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Background Info

Innes Community Council is a body put in place by legislation and covers an area of approximately 30 square miles west of the River Spey and on the south shore of the Moray Firth. Within the Community Council’s area there are large areas of non agricultural land that have become seriously infected by Giant Hog Weed, Japanese Knotweed and Balsam. The Spey Foundation for example calculates that in the three miles of banking of the River Spey between Fochabers and the sea, 120 acres of a total area of 800 acres are contaminated by INNS.

River banks/water courses across the whole of Scotland have similar rates of contamination. Each year the number of these plants increases and they are not only causing a threat to people, they are crowding out and killing many native plants in areas of SSSI’s. This is having a serious impact on other wildlife in the area, as well as reducing numbers of area specific native plants. By the nature of their growth pattern/behaviour, these plants are increasing the danger of land erosion during periods of heavy rainfall and flooding.

Our enquiries show that this situation is a national problem recognised by many organisations including SNH, SWLT and Rivers and Fisheries Trust (a national charity). We have checked all the legislation on the subject and found that it is only an offence to knowingly plant seeds from these plants, or to dispose of the plants, roots and seeds in an unsafe way such as dumping in unauthorised dumpsites.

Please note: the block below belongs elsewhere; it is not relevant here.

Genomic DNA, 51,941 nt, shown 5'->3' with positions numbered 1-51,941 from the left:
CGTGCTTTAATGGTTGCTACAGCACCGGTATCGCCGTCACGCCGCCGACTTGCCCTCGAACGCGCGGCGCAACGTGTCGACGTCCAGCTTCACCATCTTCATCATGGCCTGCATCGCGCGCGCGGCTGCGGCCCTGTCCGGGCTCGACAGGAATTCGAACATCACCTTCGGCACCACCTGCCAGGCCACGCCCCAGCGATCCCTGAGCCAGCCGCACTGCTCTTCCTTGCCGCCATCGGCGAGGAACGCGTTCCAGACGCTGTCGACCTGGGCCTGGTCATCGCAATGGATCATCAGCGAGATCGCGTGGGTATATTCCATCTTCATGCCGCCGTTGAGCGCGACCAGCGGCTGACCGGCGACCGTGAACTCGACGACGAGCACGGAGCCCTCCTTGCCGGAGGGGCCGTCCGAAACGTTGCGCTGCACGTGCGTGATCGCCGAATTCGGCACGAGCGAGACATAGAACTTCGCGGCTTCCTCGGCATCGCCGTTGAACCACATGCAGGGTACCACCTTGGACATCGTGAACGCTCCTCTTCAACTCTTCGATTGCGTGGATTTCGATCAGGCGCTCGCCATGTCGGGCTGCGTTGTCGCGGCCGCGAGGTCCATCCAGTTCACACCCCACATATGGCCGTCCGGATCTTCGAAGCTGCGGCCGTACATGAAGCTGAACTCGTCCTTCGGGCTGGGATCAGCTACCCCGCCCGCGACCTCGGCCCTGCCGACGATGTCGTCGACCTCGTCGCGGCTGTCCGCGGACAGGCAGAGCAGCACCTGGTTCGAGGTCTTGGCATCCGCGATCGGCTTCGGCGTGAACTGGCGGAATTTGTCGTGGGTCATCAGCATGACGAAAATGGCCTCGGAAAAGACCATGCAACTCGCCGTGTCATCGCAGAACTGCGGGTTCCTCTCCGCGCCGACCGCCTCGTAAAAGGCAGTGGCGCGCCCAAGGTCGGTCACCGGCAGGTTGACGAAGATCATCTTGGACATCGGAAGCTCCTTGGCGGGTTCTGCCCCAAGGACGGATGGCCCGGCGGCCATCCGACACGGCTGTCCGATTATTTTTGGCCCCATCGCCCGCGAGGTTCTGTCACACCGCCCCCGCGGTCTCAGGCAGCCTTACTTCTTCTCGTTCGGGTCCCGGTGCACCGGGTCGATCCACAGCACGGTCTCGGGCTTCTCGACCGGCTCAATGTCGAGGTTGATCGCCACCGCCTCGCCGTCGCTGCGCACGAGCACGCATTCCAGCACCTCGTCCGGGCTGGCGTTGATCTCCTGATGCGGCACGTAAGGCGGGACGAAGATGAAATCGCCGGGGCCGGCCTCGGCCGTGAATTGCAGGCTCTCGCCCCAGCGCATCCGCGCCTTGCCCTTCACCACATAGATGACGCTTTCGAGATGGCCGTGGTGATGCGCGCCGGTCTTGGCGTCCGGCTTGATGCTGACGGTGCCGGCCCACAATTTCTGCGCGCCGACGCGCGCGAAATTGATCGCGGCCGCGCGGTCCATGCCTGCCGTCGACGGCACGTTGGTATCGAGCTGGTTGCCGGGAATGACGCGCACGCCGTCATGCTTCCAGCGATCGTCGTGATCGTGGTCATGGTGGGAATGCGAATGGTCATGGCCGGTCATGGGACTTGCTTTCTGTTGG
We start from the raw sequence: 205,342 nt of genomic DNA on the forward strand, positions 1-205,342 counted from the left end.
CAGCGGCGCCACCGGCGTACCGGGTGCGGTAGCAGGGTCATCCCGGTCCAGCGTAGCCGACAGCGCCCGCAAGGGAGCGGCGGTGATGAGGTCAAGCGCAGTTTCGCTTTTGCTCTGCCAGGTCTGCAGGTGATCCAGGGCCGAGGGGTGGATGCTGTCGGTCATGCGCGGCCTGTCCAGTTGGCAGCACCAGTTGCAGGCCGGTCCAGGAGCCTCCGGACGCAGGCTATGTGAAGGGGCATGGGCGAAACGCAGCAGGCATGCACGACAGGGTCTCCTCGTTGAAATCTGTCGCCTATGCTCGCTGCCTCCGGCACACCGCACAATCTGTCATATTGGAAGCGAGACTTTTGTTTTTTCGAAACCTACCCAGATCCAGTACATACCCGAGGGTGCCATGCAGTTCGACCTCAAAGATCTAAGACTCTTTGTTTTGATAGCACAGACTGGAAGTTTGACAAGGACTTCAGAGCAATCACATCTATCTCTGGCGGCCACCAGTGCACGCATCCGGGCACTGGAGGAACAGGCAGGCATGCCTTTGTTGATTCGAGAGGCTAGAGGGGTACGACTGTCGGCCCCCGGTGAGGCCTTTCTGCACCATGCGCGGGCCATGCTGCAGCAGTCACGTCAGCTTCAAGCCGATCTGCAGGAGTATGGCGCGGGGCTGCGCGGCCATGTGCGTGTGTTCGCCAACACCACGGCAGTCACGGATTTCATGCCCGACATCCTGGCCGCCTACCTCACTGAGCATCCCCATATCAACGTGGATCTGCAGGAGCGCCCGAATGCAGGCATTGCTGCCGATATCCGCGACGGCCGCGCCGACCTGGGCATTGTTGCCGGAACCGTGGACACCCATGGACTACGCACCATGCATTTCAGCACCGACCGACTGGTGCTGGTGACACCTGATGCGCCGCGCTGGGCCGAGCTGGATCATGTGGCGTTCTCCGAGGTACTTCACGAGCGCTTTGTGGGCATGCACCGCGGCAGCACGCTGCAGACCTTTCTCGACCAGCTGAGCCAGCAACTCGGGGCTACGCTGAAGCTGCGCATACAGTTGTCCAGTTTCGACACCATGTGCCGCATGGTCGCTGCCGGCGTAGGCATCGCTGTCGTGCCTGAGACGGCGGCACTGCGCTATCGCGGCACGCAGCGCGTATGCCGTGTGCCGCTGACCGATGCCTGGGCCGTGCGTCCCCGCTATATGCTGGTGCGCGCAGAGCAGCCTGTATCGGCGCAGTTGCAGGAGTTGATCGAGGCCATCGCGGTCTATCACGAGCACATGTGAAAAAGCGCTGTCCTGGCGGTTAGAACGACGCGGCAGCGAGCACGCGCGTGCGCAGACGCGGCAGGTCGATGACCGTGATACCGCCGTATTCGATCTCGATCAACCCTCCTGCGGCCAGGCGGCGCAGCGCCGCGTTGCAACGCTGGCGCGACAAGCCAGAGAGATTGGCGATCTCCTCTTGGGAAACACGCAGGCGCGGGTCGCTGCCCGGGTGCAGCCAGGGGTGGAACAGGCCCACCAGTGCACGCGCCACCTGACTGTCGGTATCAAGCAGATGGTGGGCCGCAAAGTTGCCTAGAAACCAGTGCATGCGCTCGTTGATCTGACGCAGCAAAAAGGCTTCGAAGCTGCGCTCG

There is no legislation to force land owners to kill such plants. The result is that nothing gets done and the INNS spread fast and widely. Our investigations show that no action has been taken against any landowner to control INNS plants since the 2011 Act came into force. Many land owners don’t treat/kill INNS on their land because there are no penalties to force them to treat. Those few landowners who wish to treat/control INNS give up if neighbouring land owners do not treat INNS on their property.

It is recognised through various pieces of research that these plants are primarily transmitted from one area to another by the transportation of the seeds and rhizomes or roots by rivers and streams, especially in times of flooding. Some seeds may be carried by the wind or transferred by animal or bird movement. Transportation of soil whether accidental or intentional is another means of spreading of INNS and that is a punishable offence.

Through checking the legislation we were referred to by the various organisations we contacted, there are no powers or sanctions available to force any land owner to treat and kill out these menacing species. Currently, the various organisations that are involved in both the statutory and voluntary sectors can only try and persuade land owners to take actions (primarily the use of herbicides) to kill these weeds as they grow each year. As with other major weed species, it is well understood that spraying has to be done on a regular and cyclical manner to eventually eliminate these species which were originally introduced to this country by explorers who brought specimens back for ornamental gardens.

Voluntary area agreements are dependent on 100% involvement by all landowners over a number of years. Many are looking for Government Grants to cover the costs. As a result of this situation, very few areas nationally have introduced systems and they are not 100% effective. Thus the problem gets bigger each year. Grant money (from the public purse) tends to be small sums that are insufficient to address the problem fully.